Binary Options and Your Day Job: Partners or Enemies? Discussion

Binary Options and Your Day Job: Let’s Talk About

To some of us trading is a way of making some extra money to buy something nice that you wouldn’t afford otherwise, to others it is a straight road to financial independence and the freedom to choose your own hours. Ok, but what about your job? When is a good time to quit it? And more importantly, should you quit it if you are successfully trading binary options? I don’t have a definitive answer, but I will try to highlight some of the pros and cons of quitting your current job.

 

 

 

To Quit My Job or Not – That is the Question!

I always say that if you are making money out of trading now, in your current situation, whether you are employed or not, you shouldn’t make any changes. If it works, don’t fix it! But on the other hand, maybe you started trading with the goal of quitting your job and sustaining yourself with the profit you make from binary options. Or maybe you are simply not decided yet. In any case, here’s why quitting your job might be good for your trading… or not.

 

 

 

The Pros of Not Having a Job

If you quit your job, you won’t be stuck 8 or 10 hours in an office or wherever you work and this will give you more time to focus on trading. Coming home from work late in the afternoon and seeing you missed good trading opportunities can have a negative impact on your future trading decisions. You could spend that time trading and making money.

 

Another thing related to time is the fact that you could allocate more of it to learning and improving your skills. There’s a lot of free information about trading around the Internet, but your job could prevent you from reading it and thus upgrading your trading style.

 

If you don’t have a steady income generated by a job, you will have a more responsible approach towards trading. You cannot treat trading as gambling or a simple hobby anymore because your bills are paid straight from the trading business.

 

When trading is your only income, you will apply better money management techniques and you won’t jump into trades just for the thrill of it. If you backtest a strategy and you see it is most profitable on a 15 minute chart with an hourly expiry, you will stick to that time frame, without placing 60 seconds trades just because it’s fun.

 

 

 

The Cons of Not Having a Job

The uncertainty of your income can affect negatively your trading. You don’t know how much money you will make by the end of the month and in fact you don’t know for sure that you won’t lose some. This can make you trade with fear of losing or not making enough money and fear is one of traders’ worst enemies.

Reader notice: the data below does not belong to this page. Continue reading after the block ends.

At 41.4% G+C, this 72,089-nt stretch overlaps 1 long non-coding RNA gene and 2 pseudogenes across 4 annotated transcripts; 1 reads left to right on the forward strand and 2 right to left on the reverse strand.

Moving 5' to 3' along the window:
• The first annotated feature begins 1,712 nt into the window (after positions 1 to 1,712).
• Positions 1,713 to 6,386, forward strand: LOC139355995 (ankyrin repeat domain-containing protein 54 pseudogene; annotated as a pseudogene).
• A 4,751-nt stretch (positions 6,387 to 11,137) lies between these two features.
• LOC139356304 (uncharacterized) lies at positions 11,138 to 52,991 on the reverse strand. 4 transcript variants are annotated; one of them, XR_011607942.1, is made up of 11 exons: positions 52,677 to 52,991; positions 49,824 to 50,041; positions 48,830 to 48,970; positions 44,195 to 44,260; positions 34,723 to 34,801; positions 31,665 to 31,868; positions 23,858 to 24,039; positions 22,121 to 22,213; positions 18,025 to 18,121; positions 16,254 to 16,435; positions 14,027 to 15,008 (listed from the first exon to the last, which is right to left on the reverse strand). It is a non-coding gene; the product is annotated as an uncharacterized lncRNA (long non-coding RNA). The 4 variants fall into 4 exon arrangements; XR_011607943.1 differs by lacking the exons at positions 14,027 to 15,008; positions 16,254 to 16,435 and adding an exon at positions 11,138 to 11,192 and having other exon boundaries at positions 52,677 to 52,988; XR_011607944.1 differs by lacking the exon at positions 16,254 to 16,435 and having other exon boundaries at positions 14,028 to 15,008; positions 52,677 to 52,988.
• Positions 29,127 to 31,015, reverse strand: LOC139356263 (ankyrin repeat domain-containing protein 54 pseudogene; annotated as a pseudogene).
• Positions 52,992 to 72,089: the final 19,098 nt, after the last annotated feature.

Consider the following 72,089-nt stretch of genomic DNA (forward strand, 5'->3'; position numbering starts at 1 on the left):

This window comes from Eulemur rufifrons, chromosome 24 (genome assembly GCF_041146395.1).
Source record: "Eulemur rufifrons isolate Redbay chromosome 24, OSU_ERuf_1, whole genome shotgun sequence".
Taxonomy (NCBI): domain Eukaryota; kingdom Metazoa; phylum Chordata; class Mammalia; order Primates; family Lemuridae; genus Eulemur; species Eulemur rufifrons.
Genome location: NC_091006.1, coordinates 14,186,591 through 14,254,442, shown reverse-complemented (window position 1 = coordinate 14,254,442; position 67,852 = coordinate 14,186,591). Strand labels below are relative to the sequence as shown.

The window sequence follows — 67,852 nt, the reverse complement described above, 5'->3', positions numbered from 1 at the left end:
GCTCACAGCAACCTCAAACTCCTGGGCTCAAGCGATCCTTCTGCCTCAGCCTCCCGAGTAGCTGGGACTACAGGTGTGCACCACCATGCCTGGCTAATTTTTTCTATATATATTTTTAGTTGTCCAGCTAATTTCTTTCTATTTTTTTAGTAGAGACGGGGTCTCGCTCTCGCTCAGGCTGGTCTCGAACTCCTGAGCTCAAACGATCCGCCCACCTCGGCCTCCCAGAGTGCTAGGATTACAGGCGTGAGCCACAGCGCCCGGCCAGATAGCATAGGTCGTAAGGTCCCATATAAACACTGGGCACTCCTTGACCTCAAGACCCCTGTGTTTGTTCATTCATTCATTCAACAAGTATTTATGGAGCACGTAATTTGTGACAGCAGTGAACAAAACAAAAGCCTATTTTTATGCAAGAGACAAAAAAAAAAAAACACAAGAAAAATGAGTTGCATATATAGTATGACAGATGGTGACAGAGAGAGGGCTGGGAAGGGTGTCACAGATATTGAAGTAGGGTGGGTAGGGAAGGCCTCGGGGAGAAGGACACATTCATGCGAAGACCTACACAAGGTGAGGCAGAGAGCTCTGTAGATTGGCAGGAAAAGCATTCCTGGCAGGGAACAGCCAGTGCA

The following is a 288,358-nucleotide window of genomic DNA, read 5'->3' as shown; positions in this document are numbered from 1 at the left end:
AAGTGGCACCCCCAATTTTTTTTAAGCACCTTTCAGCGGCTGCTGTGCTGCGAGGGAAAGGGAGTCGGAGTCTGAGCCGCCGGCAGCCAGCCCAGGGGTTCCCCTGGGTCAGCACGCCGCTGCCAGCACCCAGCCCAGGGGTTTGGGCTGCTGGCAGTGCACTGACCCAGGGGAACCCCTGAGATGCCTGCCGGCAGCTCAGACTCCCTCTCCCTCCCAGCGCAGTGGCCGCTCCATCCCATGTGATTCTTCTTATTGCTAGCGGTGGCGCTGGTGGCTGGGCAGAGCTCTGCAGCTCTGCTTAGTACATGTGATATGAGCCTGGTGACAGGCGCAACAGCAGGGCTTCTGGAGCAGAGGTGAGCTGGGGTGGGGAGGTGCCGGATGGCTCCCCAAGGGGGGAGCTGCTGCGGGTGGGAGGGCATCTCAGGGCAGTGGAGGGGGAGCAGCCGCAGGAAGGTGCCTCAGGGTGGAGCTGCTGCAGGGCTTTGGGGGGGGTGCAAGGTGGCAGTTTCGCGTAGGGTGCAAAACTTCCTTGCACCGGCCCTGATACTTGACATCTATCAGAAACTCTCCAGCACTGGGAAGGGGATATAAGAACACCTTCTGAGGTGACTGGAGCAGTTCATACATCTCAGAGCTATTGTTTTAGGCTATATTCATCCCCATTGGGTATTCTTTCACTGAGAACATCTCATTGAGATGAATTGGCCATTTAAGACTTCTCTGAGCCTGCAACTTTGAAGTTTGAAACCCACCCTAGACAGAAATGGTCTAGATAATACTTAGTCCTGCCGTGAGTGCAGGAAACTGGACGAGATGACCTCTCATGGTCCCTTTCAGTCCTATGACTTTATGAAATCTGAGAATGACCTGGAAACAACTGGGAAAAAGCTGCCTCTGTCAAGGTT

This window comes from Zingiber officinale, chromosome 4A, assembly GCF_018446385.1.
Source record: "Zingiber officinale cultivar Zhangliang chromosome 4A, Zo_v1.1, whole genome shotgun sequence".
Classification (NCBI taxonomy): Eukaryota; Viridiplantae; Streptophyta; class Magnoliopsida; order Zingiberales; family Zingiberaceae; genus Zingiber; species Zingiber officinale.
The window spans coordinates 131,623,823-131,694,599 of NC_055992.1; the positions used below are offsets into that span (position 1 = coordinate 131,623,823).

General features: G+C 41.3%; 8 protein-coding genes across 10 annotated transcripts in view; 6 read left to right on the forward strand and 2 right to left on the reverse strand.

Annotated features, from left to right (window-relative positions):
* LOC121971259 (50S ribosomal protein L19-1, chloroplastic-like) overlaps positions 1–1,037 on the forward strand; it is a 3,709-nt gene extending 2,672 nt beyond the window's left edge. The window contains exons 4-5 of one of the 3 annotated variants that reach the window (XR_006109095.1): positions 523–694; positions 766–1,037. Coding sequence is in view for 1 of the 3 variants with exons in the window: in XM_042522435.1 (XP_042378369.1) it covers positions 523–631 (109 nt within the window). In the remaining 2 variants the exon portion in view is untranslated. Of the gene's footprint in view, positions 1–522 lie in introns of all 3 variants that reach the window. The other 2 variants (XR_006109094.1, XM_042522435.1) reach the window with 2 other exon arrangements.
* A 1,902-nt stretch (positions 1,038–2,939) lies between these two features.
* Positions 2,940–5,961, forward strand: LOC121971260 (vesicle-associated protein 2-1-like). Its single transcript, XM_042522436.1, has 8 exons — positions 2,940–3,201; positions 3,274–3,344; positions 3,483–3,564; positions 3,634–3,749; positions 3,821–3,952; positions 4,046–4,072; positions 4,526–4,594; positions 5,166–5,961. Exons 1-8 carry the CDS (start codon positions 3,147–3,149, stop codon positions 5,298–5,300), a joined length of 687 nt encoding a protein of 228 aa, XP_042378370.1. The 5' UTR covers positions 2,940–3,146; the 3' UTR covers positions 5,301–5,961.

Overtrading. This is something common among people who just quit their jobs to have more time to trade. Once you quit your job, you have roughly 10 more hours you can allocate to trading and this can make you want to trade more than normal. After all, it’s boring to stay in front of your screen and to just watch all those assets move without trading any of them.

 

Having all that extra time can make you want to improve your trading system. Although there is nothing wrong with improving something, trying too much to filter out bad trades can have a negative impact because those filters you apply (indicators, extra rules for your strategy, etc.) will eventually prevent you from taking good trades as well as bad ones. That means that your original strategy – the one you quit your job for – has now changed and so did its accuracy rate. Maybe it’s better now, but the fact is you don’t know for sure.

 

Let’s not forget about brokers: if you don’t have a job and you rely exclusively on your trading income, what will happen if your broker delays your withdrawals? You cannot delay paying the bills using the excuse “My broker is still processing my withdrawal”. Of course, this can be avoided if you trade only with top notch brokers so make sure you choose wisely.

 

 

 

The Bottom Line: It All Comes Down to What Type of Person you are, but Keep Your JOB!

Some people react positively to stress, meaning that when they are faced with an important task, they focus all their energy towards reaching their goal. On the other hand, some people crumble under the pressure and the increased responsibility overwhelms them, pushing them to make bad trading decisions. It all comes down to what type of person you are. If you think you can deal with the pressure and your trading is successful, maybe quitting your job is a good option… otherwise, keep your job and think of trading as a side business.

 

 

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